5 story lines Jared Sullinger and Ohio State are undoubtedly tops in the Big Ten C6
In some ways, it feels like a total swap. Standing in the middle, looking back at the first half of the men's basketball conference schedule, two very different teams have worn the same set of Gophers uniforms.
The first team played the part of basement-dweller -- a squad that started out 0-4 and looked like it deserved to be there. The second team hauled itself out of that hole, winning four of its past five games and climbing firmly into the middle of the Big Ten pack.
Of course, the turnaround only matters if it sticks.
As the Gophers prepare for the start of the second half of the conference season Wednesday night at Iowa, they are hovering between the opportunity to make something of this surge and the peril of slipping back to where they started. After games at Iowa and Nebraska, they finish with five of seven at Williams Arena -- but four are against ranked opponents: Wisconsin, Ohio State, Michigan State and Indiana. With that in mind, let's look back at how the Gophers arrived at this point and ahead at some key factors that will determine where they are headed.
Then: As the Gophers headed into the Big Ten schedule, they were still trying to discover who they were without Trevor Mbakwe. They didn't lose in nonconference play without him, but they weren't blowing teams away and they weren't usually playing top competition. Once the conference schedule started, the Gophers again had to figure out where their strengths and weaknesses were. We were watching an unfinished project, and it was obvious.
Now: Sophomore guard Austin Hollins mentioned playing tough defense as the team's identity. Junior forward Rodney Williams said it's transition offense. Perhaps strong work in both areas leads to the identity coach Tubby Smith believes his team has carved out: A team that can execute down the stretch with multiple lineups and is never out of a game. "Our identity should be our poise. We've gained a lot of that," Smith said.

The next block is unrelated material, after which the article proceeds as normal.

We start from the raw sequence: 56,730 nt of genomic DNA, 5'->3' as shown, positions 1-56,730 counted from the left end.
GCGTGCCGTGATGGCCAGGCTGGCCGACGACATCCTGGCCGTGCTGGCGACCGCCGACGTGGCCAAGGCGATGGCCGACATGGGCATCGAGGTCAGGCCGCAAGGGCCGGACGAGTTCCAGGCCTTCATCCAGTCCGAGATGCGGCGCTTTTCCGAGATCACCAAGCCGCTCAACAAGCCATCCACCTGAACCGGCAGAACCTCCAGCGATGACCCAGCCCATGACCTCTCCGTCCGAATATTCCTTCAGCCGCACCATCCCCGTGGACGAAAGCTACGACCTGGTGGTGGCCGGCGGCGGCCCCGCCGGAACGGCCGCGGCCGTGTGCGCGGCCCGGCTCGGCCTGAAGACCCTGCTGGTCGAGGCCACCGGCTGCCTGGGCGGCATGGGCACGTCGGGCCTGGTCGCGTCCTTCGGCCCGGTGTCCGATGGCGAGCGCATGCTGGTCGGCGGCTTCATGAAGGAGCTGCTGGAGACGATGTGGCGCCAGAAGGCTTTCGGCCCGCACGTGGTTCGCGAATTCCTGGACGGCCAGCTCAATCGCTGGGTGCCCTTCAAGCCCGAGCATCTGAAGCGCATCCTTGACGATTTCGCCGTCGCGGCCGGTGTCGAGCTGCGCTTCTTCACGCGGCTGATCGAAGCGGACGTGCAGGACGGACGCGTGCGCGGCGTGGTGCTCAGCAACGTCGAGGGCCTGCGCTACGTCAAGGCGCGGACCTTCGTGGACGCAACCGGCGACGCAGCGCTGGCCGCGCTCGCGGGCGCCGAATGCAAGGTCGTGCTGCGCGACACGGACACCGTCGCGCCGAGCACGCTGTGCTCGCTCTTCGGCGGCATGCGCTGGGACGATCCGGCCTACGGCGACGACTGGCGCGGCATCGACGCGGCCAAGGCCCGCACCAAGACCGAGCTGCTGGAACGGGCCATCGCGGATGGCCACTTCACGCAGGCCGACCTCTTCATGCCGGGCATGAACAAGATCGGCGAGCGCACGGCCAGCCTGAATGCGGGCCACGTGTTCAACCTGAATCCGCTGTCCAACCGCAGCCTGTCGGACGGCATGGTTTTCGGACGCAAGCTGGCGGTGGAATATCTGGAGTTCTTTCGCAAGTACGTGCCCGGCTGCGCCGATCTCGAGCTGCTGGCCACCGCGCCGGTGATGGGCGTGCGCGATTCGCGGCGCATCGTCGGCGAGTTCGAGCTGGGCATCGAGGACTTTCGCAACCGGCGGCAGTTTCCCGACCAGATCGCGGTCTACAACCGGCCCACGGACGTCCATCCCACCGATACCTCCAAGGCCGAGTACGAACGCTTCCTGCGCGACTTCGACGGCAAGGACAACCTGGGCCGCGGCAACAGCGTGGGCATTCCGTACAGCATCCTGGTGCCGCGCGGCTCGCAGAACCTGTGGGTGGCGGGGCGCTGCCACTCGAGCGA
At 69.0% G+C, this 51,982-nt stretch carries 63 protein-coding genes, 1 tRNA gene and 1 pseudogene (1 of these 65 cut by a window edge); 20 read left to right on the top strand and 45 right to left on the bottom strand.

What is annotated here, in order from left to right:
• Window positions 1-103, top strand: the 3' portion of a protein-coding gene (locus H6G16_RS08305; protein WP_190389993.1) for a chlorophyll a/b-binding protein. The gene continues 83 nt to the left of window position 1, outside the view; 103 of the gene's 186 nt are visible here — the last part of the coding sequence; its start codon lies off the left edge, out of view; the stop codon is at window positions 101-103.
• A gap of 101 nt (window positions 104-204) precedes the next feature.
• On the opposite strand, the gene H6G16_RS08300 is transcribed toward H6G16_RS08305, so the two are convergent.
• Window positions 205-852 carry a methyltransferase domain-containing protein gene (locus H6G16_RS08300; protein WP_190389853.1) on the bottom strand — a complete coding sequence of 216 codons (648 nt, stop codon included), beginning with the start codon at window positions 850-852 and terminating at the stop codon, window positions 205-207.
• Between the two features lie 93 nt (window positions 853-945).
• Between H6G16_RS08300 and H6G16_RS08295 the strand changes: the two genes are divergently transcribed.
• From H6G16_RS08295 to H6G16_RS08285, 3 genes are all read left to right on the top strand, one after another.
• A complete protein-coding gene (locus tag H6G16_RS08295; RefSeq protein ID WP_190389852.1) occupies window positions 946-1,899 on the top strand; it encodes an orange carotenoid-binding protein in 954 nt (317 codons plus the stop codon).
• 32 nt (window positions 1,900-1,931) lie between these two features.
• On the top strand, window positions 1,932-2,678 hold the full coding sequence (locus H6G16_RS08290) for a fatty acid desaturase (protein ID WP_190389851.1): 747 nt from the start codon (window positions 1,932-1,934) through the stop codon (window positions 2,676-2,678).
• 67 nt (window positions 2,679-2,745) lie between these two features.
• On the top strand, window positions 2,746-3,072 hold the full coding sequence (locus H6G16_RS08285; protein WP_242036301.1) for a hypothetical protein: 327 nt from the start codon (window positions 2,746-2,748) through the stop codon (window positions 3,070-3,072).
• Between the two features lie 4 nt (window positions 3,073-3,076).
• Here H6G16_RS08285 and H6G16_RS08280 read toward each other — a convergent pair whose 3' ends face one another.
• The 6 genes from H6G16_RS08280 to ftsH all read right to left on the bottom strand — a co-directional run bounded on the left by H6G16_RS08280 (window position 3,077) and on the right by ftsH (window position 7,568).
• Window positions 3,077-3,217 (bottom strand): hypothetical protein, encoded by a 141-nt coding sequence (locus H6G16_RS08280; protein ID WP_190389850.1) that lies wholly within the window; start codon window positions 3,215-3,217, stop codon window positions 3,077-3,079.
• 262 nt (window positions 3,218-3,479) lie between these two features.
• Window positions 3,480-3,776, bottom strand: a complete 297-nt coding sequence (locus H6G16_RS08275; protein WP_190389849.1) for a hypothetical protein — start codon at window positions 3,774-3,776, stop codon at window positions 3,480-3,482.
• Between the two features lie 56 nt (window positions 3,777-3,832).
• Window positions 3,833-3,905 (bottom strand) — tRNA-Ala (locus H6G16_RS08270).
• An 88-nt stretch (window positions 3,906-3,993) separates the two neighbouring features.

The Gophers have scrapped the high-low offense that characterized their old team and style in favor of more movement in a quicker flex offense. They have also adopted a scrappier mentality that has more players involved -- and as a result, more are contributing on a regular basis. They still don't have any stars, so they'll have to keep up that whole-team philosophy.
Then: Without the dominant player needed to make their old offense and lineup go, the Gophers started experimenting. A three-guard lineup was a good idea, but Smith had to do some tweaking before he found the right combination. In its original form -- with junior Julian Welch, freshman Andre Hollins and Austin Hollins -- none of the players seemed to know their role.
Now: Three versions later, Welch has developed into much more of a true point guard. Flanking him on the wings are Austin Hollins and freshman Joe Coleman, who has sparked the team with his aggressiveness.
"I don't mind any lineup, but this one seems to be working for us," Austin Hollins said. "So I'm going to roll with it."
The result is a crew that can manufacture the type of quick, up-tempo offense Smith has been searching for since the beginning of the season. When it works, it looks great. When the Gophers aren't communicating or aren't mentally dialed in, it looks sloppy. Focus and commitment to each possession is huge for the Gophers going forward.
The little things
Then: Perhaps there is no better example of the Gophers' changes than the Illinois-to-Illinois transformation. The first time around against Illinois in the Big Ten opener, the Gophers competed, but they slipped when it came to actually winning the game. The Gophers failed to make clutch free throws and layups -- baskets that could have headed off what became a four-game losing streak.
Now: It might have appeared the Gophers didn't deserve to win Saturday's game against the Illini, either. But on a night when the team's statistical leaders weren't playing even close to their best basketball, the Gophers found a way to win.
"Guys are gaining confidence that they can win in close situations," Smith said. "It's all about executing."
Minnesota has generally been getting better at the basics -- shooting, getting to the free-throw line, executing and playing tougher. Now, a key will be achieving consistency in those aspects, while rebounding more and turning the ball over less.